Developed Market Bond Yields Crash To Record Lows

In the last year, developed market bond yields have been cut in half with the last 2 days seeing a safe-haven flight that crashed yields to a new record low. With UK Gilts 10Y under 1% for the first time, Bunds crashing to record lows, Treasuries back below 1.50%, and JGBs smashed -22bps. With peripheral bond risk spiking and default risk surging, amid ratings downgrades, as Bloomberg's Mark Cudmore notes, "gilts may prove worthy of their name, offering a superficial coating of reward that masks significant threat."

Global bond yields hit record lows...

 

With flows to safety everywhere (though note some selling in JGBs as Nikkei miraculously bounced overnight)

 

But as Bloomberg's Mark Cudmore notes, while U.K. gilts were a shining beacon for haven flows on Friday, rather than being a risk-free product for uncertain times, gilts may prove worthy of their name, offering a superficial coating of reward that masks significant threat.

Ten-year U.K. yields fell 29 basis points to 1.086% on Friday, wiping off about 1/5 of their annual return in a day and taking the rate to its lowest level since at least 1989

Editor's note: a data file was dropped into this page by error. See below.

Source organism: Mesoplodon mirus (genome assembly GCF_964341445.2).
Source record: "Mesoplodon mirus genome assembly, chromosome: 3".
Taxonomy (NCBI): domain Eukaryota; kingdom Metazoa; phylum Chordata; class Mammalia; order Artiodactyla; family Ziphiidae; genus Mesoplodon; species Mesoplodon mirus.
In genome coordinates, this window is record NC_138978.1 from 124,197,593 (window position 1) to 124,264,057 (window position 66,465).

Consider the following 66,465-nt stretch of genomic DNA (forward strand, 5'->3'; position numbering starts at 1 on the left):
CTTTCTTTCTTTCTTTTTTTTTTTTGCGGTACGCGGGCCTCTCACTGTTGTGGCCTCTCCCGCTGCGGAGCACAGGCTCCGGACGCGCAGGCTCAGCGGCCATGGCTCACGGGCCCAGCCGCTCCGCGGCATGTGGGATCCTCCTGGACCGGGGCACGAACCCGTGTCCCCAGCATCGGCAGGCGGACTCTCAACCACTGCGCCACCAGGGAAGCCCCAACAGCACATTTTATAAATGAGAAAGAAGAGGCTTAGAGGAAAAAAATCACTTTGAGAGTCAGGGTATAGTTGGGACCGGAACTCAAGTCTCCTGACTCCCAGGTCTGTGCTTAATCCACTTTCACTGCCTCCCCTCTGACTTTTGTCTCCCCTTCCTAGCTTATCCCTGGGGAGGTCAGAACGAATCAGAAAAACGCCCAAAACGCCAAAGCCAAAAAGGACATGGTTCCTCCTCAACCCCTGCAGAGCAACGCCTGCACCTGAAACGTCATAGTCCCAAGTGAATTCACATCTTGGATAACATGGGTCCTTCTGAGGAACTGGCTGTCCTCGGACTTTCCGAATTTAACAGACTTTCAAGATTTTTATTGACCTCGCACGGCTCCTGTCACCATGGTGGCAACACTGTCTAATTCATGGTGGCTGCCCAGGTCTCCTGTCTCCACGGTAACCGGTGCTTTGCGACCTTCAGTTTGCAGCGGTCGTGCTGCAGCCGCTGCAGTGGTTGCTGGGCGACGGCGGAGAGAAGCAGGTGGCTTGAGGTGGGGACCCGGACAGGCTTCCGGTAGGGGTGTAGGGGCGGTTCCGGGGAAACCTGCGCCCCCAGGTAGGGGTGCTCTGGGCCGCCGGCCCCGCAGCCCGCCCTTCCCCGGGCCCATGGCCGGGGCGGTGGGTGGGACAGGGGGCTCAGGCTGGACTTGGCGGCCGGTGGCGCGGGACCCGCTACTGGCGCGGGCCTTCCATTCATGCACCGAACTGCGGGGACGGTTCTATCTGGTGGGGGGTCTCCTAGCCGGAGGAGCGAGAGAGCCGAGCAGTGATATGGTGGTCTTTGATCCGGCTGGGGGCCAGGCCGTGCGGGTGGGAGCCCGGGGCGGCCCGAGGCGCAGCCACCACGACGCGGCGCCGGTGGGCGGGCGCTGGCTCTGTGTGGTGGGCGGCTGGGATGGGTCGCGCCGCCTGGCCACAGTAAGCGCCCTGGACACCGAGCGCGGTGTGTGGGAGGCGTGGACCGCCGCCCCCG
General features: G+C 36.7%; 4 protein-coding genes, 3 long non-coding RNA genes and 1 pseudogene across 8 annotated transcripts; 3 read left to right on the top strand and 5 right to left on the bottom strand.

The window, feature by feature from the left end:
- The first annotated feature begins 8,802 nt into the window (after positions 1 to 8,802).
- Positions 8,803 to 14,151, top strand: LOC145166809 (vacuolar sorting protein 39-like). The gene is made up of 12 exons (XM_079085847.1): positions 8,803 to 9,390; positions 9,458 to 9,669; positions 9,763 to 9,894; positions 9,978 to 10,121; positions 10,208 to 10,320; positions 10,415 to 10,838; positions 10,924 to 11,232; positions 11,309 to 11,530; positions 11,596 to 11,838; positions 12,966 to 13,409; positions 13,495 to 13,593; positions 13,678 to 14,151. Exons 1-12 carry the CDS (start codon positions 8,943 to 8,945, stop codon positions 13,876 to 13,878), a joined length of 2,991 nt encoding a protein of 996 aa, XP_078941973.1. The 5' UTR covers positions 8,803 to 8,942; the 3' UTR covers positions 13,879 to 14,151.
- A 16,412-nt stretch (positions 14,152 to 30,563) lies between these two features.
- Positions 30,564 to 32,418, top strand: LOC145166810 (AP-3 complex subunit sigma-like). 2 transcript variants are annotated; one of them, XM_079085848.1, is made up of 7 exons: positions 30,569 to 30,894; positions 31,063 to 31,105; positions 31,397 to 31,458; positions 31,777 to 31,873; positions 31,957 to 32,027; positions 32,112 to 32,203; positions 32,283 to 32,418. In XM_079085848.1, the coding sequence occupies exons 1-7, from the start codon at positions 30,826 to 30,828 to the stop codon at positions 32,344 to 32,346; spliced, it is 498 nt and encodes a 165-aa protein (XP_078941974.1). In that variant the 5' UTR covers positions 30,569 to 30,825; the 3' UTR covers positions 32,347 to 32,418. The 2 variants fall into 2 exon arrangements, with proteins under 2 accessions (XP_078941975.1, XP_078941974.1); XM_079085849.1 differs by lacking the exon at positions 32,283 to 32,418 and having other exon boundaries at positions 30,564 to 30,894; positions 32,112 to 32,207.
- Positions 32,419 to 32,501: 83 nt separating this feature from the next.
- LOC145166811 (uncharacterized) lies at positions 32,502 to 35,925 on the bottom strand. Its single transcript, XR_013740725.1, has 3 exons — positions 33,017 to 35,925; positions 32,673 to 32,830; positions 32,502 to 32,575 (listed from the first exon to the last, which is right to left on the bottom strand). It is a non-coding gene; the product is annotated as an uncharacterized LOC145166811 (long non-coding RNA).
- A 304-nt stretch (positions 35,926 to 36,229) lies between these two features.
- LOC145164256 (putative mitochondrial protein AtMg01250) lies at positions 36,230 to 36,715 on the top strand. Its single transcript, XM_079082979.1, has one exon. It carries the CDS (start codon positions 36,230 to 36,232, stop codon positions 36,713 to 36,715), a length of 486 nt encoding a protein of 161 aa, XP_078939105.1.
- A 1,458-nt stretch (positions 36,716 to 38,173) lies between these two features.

Not only are gilts perceived as a liquid haven asset, but there’s a strong belief that the Bank of England will be forced to cut interest rates to support the economy

 

That logic might justify the move seen in the front-end –- 2-year gilts paid 27 basis points at the end of Friday, about half what they offered before counting in the referendum began -- but at the long-end, all the risks appear to be for yields to go higher from here

 

These bonds attracted haven demand even as S&P, Moody’s and Fitch warned Friday that they’re likely to cut the U.K.’s credit rating. Such negative action is increasingly probable and imminent while domestic political turmoil persists

 

Not only will this hit demand for gilts but, for as long as uncertainty around the U.K.’s future persists, money is likely to flow out of the country. On Friday, that money moved from riskier assets such as equities to sovereign bonds -– the next step will be taking that cash out of the country entirely. Hence, some of the gilt demand may just have been a temporary step on the way to the exit

 

Bank of England rate cuts may seem the most likely monetary action -– but if the pound continues to weaken there’s a not- insignificant risk that rates will be raised to defend the currency. At the very least, a depreciating sterling may reduce the ability and/or need for lower borrowing costs

 

And if a full Brexit becomes certain, then concern over the country’s large structural current account deficit will intensify, putting further upward pressure on rates

 

Panicked markets cause price-distortions and provide opportunities. The risk-reward ratio of long-end gilts may now be skewed very far one way

So just like US Treasuries in 2011, Gilts have rallied in a post-downgrade review world...